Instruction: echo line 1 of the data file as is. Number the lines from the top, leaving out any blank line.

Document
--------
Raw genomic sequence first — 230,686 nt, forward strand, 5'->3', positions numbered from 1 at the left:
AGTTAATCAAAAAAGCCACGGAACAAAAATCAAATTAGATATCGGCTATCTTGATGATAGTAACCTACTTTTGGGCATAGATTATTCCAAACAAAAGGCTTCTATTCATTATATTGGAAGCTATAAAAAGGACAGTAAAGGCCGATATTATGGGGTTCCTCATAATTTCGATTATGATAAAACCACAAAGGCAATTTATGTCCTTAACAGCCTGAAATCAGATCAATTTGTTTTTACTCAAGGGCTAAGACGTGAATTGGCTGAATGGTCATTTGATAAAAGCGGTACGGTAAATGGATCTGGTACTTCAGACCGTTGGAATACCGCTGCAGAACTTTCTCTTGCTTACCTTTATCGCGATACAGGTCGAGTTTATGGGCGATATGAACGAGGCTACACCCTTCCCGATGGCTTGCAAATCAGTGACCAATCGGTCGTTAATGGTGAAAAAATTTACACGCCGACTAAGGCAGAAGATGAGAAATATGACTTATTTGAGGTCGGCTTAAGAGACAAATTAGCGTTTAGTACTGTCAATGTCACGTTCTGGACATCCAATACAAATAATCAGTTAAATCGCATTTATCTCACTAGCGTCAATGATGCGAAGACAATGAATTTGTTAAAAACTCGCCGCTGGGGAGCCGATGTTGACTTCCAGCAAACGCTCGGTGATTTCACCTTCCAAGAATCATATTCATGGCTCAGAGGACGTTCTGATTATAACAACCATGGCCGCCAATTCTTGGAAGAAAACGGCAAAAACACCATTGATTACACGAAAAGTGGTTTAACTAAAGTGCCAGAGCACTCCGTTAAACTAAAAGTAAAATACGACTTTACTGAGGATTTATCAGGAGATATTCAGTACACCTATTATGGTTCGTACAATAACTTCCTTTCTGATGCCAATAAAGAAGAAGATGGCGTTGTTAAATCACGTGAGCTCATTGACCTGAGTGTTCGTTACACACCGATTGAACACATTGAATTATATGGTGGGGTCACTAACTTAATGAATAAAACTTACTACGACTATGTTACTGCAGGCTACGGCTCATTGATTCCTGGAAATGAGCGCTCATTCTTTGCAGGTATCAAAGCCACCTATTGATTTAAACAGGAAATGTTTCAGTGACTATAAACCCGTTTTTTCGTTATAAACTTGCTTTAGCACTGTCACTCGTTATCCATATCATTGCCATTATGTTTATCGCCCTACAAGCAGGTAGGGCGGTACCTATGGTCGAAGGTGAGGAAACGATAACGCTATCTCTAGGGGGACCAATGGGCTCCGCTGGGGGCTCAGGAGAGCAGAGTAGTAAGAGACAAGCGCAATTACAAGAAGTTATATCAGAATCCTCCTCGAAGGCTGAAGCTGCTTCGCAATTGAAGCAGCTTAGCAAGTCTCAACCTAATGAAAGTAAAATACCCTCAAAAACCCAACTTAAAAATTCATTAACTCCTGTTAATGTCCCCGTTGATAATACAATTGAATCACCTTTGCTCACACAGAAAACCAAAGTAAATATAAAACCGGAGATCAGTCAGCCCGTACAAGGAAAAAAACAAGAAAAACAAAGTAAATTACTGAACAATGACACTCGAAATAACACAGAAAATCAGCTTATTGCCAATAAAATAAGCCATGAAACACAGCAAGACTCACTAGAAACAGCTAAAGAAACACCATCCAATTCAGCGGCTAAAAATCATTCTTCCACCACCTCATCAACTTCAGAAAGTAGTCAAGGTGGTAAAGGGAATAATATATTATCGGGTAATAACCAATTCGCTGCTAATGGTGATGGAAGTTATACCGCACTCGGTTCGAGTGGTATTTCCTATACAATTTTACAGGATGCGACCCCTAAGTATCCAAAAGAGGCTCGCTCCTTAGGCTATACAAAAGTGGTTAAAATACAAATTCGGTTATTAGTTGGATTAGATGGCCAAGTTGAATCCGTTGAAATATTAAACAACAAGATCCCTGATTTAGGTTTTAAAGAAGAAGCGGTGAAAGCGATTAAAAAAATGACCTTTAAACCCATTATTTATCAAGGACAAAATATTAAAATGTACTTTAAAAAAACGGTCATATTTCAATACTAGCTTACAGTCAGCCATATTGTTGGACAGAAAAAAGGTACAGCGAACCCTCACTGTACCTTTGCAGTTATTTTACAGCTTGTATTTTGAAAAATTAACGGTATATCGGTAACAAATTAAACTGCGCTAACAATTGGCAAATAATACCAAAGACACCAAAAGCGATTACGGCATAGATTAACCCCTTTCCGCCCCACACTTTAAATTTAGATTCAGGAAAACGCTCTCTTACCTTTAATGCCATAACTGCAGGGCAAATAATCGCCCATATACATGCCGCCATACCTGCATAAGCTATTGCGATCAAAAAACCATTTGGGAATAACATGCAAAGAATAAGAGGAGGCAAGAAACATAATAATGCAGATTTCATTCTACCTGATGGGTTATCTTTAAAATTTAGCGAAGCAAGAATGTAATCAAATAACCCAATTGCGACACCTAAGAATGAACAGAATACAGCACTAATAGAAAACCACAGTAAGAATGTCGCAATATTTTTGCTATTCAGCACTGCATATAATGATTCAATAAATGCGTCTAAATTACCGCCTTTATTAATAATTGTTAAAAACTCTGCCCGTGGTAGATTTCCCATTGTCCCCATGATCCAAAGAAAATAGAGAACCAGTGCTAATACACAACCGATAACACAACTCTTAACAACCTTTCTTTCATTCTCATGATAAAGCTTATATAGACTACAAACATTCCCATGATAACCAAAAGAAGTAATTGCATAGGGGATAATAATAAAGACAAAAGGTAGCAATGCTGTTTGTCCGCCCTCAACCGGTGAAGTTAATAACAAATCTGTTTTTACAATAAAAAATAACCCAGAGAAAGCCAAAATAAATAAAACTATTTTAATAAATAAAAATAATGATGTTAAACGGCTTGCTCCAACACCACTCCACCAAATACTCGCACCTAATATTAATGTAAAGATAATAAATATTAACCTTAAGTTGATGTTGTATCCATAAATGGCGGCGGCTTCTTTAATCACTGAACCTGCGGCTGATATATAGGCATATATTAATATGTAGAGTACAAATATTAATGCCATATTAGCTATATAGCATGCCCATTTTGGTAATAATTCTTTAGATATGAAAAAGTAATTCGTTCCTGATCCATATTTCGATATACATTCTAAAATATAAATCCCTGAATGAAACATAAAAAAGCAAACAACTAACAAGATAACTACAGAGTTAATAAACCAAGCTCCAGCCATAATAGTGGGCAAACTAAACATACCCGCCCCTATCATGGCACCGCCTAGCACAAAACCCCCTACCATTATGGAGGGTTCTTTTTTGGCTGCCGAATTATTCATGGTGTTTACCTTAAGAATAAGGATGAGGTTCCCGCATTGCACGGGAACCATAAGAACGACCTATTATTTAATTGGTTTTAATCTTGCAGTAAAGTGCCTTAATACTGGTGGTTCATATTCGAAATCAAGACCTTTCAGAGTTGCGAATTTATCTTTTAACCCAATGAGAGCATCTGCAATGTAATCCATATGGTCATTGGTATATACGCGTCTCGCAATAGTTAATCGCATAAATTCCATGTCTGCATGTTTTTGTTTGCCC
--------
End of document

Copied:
Raw genomic sequence first — 230,686 nt, forward strand, 5'->3', positions numbered from 1 at the left: